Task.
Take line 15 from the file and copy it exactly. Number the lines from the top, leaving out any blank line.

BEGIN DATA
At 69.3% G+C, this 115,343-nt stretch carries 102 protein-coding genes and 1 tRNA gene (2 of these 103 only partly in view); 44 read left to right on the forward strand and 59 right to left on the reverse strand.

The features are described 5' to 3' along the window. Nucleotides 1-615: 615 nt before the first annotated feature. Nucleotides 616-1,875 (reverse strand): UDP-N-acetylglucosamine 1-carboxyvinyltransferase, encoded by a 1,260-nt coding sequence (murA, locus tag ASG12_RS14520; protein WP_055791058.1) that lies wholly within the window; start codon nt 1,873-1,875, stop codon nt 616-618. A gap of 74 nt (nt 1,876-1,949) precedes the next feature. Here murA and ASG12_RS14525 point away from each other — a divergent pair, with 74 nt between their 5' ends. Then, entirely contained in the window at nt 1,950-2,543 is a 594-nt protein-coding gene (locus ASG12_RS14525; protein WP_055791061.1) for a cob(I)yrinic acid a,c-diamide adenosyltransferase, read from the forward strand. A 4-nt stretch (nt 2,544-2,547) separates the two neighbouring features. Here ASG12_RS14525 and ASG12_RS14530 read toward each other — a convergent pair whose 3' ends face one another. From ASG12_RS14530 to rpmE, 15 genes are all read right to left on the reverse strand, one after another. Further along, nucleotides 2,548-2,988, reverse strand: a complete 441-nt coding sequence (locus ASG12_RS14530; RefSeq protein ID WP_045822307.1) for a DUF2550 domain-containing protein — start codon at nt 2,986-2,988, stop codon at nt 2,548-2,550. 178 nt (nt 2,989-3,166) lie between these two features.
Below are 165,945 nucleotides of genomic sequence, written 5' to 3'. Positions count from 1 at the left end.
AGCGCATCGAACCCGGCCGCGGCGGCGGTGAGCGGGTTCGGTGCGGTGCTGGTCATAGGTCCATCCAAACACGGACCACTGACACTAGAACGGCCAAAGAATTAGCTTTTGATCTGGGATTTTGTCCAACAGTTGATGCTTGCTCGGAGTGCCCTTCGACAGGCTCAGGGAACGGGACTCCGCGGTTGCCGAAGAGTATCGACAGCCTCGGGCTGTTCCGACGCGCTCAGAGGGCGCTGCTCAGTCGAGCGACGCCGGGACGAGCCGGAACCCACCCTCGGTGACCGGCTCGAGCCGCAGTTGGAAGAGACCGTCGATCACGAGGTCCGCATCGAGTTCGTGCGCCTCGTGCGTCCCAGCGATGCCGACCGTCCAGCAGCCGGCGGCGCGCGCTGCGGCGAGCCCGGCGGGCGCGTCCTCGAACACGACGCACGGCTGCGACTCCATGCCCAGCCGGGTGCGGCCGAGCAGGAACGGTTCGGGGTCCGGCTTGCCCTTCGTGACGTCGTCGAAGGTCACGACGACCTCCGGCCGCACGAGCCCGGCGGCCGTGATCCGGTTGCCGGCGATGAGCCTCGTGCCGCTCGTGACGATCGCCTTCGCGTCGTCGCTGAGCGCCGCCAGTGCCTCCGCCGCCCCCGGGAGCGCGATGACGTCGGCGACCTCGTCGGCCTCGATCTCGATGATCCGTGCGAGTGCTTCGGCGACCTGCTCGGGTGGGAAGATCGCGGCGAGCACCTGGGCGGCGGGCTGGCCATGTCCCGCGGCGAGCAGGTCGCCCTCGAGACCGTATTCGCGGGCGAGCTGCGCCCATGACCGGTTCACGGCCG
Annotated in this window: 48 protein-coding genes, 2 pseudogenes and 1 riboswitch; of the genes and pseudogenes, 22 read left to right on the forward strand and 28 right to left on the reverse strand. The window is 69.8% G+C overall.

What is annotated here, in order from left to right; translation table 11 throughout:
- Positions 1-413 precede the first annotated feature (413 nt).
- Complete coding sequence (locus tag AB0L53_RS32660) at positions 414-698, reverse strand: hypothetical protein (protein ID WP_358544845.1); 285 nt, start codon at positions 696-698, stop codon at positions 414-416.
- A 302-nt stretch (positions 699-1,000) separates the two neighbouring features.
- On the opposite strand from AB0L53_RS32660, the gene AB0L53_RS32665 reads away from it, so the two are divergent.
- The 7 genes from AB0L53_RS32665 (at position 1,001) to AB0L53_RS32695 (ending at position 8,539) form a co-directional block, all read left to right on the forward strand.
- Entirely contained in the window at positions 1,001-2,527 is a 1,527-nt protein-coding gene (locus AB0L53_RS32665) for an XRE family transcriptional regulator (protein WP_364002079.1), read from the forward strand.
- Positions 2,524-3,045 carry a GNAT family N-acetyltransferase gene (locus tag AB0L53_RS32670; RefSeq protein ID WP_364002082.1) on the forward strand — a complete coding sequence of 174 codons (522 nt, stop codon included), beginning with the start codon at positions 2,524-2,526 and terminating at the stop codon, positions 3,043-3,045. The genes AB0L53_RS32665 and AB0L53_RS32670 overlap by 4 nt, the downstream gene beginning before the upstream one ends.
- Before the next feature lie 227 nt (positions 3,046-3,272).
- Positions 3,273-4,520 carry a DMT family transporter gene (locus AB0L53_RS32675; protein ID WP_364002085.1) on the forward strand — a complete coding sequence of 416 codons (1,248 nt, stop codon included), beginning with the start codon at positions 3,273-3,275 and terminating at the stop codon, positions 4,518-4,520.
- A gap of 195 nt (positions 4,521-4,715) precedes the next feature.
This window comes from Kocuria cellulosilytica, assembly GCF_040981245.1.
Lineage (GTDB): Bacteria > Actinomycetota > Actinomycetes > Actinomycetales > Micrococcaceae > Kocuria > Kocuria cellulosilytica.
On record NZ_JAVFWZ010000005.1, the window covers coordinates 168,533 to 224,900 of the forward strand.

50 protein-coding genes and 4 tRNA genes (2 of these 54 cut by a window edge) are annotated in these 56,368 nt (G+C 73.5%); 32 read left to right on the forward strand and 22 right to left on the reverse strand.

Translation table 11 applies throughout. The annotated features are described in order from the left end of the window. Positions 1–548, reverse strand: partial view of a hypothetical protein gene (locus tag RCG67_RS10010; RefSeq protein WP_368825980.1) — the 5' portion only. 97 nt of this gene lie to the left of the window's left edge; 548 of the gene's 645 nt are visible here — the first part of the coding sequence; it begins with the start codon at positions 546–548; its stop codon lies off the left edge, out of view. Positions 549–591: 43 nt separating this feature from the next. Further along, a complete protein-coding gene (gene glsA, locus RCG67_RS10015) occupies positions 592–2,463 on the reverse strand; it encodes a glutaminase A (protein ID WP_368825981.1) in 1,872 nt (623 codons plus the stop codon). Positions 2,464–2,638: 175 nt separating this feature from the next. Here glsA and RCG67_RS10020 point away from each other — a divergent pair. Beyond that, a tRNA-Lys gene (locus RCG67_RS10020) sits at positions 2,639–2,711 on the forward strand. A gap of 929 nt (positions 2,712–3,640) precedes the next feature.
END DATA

- Positions 3,273-4,520 carry a DMT family transporter gene (locus AB0L53_RS32675; protein ID WP_364002085.1) on the forward strand — a complete coding sequence of 416 codons (1,248 nt, stop codon included), beginning with the start codon at positions 3,273-3,275 and terminating at the stop codon, positions 4,518-4,520.